Monsters at Borrego Springs
Photographing the Milky Way
By Jim DeLillo
A warm wind blows across me, but I still feel a chill run down my back. I’m alone in the desert. I’m at one of the darkest places on earth according to my map. It’s a little scary, especially while visions of coyotes, scorpions, and roving gangs of desert hares dance in my head. I’m here to photograph monsters. It isn’t my imagination. I saw them as I drove in during the day. Standing as tall as two stories, I could make out their rust-colored silhouettes against the arid sand.
Fortunately for me these monsters are made of iron, sheet-metal sculptures by the artist Ricardo Breceda. Fantastical shapes depict serpents and dinosaurs. Breceda makes his home in Temecula, but due to a land/lease dispute, he may soon be moving his workshop. Breceda owes his muse to an accident about ten years ago. Urged on by his small daughter, he created dinosaurs, mastodons, great eagles and more. His works are seen in worldwide locations. But Borrego Springs remains the game reserve, corralling the most metal giants in one location.
While impressive in daylight, I am here to make them look like they are from another world. I specialize in Milky Way photography, so I juxtapose these monumental characters against a sky filled with stars with vibrant colors. The Sky glow from nearby towns helps outline the shadowy beings.
Meanwhile, I set my camera in position. A sturdy tripod, a fast, wide-angle lens, and full-frame DSLR make up my equipment. I locate the Milky Way, first with an application on my iPhone, and then visually, as my eyes adapt to the darkness. I dial in the magic formula…ISO 3200, f/2.8 30 seconds. Playing a flashlight along the weird shapes, I paint them with light during the long exposure.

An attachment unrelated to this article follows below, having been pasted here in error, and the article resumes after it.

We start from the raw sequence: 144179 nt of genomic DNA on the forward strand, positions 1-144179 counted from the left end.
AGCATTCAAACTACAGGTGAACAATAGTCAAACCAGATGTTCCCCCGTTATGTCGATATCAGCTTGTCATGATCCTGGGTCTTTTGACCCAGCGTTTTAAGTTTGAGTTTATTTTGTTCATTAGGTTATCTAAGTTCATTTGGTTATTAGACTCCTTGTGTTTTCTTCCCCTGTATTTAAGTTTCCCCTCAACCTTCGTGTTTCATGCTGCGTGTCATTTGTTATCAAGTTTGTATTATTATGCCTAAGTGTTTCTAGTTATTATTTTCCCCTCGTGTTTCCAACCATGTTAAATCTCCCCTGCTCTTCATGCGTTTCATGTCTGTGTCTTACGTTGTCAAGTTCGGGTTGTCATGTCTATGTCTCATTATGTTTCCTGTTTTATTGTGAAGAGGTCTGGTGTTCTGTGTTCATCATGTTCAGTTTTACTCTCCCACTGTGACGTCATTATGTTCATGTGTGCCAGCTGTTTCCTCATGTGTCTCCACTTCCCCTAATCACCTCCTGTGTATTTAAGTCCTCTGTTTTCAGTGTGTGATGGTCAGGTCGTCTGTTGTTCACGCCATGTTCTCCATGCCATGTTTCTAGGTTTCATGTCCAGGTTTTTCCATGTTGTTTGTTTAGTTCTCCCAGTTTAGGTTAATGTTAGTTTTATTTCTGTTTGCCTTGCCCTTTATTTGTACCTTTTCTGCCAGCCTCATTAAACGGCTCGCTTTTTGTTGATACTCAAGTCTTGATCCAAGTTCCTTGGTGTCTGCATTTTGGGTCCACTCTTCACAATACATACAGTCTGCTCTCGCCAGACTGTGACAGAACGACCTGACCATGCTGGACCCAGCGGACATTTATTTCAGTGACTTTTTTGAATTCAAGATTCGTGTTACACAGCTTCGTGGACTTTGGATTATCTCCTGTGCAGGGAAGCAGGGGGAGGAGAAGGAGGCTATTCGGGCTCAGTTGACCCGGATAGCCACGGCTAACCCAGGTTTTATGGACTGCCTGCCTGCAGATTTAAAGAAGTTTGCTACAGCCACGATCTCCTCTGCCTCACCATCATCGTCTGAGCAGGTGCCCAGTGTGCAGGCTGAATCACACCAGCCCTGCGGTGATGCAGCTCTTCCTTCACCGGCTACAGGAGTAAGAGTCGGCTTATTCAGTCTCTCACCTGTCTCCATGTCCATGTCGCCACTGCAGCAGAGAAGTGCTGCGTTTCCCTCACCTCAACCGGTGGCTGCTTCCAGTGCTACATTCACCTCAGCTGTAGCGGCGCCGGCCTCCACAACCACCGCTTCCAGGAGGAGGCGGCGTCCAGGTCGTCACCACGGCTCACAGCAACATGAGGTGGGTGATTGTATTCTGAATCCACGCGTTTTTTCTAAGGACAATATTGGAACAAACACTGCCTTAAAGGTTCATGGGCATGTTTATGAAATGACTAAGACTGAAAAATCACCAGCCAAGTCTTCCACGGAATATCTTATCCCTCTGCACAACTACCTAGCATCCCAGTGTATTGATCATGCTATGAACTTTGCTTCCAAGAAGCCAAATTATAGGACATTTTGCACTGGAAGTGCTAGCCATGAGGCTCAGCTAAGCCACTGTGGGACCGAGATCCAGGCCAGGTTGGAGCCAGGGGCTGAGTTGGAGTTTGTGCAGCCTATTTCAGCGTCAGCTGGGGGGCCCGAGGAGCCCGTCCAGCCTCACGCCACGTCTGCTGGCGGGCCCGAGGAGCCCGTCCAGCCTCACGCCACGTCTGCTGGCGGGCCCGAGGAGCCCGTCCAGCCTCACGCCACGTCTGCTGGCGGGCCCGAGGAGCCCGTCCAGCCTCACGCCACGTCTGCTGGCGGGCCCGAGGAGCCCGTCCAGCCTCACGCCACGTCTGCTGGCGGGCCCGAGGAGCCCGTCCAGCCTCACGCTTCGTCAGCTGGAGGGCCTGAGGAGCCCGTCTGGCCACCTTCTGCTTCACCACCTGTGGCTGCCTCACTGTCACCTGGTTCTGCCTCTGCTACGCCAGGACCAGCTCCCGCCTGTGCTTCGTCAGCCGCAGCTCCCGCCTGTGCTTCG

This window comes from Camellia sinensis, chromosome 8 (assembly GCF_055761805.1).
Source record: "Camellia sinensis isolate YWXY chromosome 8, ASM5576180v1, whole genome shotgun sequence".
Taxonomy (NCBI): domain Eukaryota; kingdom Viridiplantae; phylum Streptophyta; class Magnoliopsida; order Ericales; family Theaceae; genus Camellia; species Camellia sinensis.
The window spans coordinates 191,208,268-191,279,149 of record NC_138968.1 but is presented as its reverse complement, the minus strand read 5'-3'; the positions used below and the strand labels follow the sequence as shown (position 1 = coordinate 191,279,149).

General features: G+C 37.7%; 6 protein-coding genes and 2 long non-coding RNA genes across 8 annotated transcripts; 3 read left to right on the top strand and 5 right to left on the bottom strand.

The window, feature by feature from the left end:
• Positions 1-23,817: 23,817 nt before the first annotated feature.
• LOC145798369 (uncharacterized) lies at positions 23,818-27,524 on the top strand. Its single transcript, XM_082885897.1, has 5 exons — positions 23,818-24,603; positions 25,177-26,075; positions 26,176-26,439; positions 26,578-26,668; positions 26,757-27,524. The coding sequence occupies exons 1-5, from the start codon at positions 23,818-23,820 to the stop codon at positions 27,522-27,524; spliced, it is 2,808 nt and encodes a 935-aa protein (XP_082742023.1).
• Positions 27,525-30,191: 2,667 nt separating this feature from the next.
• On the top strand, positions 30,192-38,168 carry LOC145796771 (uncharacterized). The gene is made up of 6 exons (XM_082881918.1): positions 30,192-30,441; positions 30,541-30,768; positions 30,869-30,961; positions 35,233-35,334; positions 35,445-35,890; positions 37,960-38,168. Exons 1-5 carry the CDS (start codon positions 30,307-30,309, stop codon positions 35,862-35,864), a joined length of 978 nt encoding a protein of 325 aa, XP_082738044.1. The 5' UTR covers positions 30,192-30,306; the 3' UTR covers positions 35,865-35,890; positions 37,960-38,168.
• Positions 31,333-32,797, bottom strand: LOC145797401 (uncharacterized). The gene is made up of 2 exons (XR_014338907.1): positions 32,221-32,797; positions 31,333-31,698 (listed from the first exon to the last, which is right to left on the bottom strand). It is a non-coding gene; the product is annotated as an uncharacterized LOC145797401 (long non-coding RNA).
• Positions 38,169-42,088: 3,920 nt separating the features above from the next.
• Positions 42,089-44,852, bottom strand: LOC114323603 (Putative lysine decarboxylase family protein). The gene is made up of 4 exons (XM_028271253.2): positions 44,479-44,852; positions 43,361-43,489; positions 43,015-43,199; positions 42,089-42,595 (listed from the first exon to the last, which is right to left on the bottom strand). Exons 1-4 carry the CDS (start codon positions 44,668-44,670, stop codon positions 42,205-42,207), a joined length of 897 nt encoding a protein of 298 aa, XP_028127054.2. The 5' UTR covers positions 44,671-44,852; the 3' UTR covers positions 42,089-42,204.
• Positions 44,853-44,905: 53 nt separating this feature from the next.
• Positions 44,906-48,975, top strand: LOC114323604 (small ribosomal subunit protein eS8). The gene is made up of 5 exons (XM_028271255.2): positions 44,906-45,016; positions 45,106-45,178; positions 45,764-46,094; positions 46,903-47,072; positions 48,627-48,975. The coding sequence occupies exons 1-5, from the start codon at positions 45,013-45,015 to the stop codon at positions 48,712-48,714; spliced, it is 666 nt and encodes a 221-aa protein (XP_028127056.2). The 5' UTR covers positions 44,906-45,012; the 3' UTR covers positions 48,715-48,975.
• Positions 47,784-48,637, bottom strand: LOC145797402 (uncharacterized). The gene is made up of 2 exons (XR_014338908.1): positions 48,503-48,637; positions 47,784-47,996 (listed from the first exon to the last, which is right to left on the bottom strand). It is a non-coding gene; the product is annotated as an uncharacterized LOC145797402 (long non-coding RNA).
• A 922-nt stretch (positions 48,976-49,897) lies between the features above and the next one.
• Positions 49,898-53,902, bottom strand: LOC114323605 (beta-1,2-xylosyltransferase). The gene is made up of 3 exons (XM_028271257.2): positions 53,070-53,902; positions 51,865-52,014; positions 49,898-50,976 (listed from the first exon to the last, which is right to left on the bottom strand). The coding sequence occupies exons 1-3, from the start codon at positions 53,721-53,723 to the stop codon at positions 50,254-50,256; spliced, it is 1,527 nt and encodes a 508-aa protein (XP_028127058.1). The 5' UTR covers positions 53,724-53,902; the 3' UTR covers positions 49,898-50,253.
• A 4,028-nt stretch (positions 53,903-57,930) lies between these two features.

Light painting is an art unto itself. It requires a little practice and finesse. But after a few trial exposures, I get it dialed in. It only takes a second or two during the exposure, sweeping the light in an arc across the subject. On occasion, I use a Speedlight for a bit more contrast, often running and ducking behind the subject to backlight it. I don’t show up on the image, as long as I keep moving and no direct light falls on my body. This is no easy feat, considering it’s pitch-black with rocks, and cactus threatens to draw blood.
The work doesn’t stop there. The camera has captured more than what I see. The Milky Way appears as a band of white sparkly stars against the black sky. My job is to coax the color out the camera’s sensor and into an expression of photographic art.
I open the images in Adobe LightRoom (although any photo editing program will work). The first thing I do is brighten the overall exposure, bringing out the stars in all their glory.